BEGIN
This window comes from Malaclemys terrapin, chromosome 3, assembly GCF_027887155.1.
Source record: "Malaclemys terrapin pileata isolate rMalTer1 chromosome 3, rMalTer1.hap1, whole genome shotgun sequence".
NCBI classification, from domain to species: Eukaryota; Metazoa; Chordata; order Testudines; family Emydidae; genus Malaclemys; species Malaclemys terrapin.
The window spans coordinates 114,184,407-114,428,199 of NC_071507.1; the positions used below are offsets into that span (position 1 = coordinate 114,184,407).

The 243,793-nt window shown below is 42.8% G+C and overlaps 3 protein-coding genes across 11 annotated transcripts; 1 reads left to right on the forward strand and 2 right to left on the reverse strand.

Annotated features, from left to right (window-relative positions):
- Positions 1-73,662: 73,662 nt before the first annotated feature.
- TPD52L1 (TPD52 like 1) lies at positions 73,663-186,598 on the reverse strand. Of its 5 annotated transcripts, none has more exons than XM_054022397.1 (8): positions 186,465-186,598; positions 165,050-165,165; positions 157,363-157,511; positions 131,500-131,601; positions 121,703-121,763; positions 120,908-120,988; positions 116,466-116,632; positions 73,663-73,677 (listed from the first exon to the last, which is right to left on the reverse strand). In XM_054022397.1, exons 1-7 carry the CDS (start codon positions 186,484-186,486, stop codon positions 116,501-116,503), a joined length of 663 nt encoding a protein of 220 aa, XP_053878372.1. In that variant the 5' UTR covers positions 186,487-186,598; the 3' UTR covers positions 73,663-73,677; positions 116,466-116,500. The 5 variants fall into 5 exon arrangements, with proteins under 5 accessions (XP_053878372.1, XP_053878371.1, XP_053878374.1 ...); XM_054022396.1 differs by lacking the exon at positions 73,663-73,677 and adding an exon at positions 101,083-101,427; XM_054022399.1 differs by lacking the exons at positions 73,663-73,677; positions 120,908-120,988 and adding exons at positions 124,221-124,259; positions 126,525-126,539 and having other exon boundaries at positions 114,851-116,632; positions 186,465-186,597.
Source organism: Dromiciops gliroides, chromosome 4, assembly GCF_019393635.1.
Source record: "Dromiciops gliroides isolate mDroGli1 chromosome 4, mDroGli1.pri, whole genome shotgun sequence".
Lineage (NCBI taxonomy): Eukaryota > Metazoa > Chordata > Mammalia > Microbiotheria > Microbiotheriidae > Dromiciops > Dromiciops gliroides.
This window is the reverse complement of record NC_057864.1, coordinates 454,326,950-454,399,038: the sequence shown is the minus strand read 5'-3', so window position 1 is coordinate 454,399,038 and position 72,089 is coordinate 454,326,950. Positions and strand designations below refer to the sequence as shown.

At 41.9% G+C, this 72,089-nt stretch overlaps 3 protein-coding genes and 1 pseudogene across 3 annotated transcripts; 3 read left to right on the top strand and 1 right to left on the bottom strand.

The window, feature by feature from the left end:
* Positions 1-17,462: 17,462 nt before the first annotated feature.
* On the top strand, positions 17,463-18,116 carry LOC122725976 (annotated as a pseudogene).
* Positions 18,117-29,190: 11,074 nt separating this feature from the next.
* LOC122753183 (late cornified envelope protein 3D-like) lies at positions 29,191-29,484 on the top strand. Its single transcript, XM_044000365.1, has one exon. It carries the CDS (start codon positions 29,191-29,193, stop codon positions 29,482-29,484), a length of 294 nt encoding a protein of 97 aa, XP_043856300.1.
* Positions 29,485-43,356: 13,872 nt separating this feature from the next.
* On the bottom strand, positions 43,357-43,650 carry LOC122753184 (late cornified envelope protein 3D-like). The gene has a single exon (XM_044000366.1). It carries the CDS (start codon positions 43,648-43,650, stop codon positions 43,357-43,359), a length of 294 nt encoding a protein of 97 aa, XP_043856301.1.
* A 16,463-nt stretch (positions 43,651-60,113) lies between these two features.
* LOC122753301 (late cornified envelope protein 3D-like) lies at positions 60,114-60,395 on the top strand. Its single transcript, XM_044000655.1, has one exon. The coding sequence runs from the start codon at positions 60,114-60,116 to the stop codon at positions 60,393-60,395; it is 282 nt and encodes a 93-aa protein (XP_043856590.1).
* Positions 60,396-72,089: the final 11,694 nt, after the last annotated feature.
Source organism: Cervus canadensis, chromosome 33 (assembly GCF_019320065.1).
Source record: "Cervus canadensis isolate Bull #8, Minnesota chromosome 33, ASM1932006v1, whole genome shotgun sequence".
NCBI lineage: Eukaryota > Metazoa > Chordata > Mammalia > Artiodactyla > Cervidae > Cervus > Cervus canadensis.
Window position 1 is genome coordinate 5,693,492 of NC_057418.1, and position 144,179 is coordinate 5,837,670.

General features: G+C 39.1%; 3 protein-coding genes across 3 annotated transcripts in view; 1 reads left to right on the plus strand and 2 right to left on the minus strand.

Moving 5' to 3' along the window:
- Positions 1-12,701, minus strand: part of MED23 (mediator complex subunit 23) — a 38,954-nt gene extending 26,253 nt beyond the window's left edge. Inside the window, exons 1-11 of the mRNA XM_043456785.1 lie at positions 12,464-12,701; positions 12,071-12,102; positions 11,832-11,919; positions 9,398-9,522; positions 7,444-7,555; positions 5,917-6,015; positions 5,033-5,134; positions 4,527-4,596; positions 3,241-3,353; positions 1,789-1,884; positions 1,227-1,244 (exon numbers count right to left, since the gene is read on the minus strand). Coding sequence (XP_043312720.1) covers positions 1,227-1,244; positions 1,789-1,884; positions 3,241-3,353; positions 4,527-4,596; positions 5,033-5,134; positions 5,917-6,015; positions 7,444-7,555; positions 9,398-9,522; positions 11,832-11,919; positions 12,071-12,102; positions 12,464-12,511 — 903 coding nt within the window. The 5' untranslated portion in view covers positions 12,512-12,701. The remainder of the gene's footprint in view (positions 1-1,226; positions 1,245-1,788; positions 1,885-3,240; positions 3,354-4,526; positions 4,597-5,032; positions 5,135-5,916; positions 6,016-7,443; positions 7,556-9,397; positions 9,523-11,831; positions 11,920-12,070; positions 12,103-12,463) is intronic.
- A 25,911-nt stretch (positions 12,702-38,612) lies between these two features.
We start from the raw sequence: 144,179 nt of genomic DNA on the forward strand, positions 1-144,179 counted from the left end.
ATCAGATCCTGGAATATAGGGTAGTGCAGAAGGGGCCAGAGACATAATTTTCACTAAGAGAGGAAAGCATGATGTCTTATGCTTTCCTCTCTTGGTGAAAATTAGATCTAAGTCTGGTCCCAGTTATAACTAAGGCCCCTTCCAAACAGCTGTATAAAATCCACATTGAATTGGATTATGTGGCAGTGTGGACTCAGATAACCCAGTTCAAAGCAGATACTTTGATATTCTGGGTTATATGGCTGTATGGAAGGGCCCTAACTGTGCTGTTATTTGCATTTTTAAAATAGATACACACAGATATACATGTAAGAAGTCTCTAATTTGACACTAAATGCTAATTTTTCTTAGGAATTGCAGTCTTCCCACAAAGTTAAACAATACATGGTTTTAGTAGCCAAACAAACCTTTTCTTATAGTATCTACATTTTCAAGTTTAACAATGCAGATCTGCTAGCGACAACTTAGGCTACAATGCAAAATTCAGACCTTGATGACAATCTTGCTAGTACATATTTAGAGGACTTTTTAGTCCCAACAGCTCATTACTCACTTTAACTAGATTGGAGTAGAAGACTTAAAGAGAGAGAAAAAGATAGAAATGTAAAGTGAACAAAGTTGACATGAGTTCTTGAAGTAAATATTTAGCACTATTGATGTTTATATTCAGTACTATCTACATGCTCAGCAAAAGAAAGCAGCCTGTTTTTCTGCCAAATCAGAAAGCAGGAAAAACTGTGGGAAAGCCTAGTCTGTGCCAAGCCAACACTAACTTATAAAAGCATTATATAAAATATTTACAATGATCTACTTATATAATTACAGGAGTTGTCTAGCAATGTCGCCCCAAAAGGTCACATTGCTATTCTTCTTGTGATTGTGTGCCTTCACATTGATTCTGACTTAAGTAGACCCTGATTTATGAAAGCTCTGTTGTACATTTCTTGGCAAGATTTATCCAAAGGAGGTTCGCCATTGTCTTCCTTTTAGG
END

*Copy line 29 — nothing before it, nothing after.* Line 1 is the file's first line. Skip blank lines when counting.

Moving 5' to 3' along the window: